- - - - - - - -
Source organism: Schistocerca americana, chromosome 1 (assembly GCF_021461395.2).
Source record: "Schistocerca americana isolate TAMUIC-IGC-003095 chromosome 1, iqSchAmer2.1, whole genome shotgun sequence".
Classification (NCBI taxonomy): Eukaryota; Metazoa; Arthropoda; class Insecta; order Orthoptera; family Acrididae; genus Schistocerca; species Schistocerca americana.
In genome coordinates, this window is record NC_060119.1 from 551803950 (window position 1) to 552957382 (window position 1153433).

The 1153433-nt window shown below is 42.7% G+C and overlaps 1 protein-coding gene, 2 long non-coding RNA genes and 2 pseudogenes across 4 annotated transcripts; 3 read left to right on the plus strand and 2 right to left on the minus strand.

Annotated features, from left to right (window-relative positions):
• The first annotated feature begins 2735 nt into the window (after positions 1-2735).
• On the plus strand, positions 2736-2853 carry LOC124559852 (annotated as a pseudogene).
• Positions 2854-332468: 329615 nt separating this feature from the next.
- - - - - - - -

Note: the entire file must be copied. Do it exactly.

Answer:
Source organism: Schistocerca americana, chromosome 1 (assembly GCF_021461395.2).
Source record: "Schistocerca americana isolate TAMUIC-IGC-003095 chromosome 1, iqSchAmer2.1, whole genome shotgun sequence".
Classification (NCBI taxonomy): Eukaryota; Metazoa; Arthropoda; class Insecta; order Orthoptera; family Acrididae; genus Schistocerca; species Schistocerca americana.
In genome coordinates, this window is record NC_060119.1 from 551803950 (window position 1) to 552957382 (window position 1153433).

The 1153433-nt window shown below is 42.7% G+C and overlaps 1 protein-coding gene, 2 long non-coding RNA genes and 2 pseudogenes across 4 annotated transcripts; 3 read left to right on the plus strand and 2 right to left on the minus strand.

Annotated features, from left to right (window-relative positions):
• The first annotated feature begins 2735 nt into the window (after positions 1-2735).
• On the plus strand, positions 2736-2853 carry LOC124559852 (annotated as a pseudogene).
• Positions 2854-332468: 329615 nt separating this feature from the next.